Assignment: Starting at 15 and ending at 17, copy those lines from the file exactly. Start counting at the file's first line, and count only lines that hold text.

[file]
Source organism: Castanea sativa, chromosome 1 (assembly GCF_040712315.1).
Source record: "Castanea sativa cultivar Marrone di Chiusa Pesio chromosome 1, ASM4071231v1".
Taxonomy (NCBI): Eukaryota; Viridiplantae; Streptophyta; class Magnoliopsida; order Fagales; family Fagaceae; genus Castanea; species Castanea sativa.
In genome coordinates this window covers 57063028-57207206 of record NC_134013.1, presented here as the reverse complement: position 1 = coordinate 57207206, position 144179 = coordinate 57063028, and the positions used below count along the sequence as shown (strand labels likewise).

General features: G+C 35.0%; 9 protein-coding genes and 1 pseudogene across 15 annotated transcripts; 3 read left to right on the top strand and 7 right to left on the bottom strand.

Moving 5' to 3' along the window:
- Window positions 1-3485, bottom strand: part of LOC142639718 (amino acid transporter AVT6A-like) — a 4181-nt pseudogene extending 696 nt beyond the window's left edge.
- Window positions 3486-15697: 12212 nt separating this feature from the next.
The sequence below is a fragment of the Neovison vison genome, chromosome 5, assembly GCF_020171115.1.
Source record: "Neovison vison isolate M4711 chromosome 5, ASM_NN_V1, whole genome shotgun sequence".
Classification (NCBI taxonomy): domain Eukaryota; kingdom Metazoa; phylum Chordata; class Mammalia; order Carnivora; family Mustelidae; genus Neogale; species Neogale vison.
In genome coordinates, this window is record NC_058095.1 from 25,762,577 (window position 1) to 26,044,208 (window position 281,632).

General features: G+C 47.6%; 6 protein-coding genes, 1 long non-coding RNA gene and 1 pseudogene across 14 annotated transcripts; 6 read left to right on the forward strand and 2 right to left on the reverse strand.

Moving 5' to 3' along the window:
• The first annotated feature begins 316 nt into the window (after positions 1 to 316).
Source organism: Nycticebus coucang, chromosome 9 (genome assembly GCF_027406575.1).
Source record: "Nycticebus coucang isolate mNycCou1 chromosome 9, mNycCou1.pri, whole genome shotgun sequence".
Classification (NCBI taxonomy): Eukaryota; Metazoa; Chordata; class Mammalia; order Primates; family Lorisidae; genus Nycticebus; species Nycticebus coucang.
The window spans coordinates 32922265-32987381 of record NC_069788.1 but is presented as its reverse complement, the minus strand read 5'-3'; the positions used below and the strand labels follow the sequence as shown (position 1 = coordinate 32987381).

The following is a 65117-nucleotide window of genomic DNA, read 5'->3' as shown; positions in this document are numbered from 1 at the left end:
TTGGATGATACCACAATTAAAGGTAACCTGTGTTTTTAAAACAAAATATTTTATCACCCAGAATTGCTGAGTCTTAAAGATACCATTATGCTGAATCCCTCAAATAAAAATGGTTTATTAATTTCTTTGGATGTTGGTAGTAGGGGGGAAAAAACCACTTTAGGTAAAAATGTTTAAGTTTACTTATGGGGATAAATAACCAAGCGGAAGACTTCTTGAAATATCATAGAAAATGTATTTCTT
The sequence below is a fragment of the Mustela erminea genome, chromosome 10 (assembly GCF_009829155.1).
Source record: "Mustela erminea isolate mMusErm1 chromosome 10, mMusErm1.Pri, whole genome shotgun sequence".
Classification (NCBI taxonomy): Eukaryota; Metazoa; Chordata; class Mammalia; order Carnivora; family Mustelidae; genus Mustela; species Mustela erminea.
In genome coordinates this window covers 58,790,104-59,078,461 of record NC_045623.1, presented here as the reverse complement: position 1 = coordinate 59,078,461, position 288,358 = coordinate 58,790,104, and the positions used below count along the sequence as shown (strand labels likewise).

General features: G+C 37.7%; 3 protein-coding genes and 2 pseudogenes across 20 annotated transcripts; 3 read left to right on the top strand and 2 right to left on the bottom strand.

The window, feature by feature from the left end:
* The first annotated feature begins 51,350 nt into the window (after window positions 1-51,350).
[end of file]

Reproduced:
• The first annotated feature begins 316 nt into the window (after positions 1 to 316).
Source organism: Nycticebus coucang, chromosome 9 (genome assembly GCF_027406575.1).
Source record: "Nycticebus coucang isolate mNycCou1 chromosome 9, mNycCou1.pri, whole genome shotgun sequence".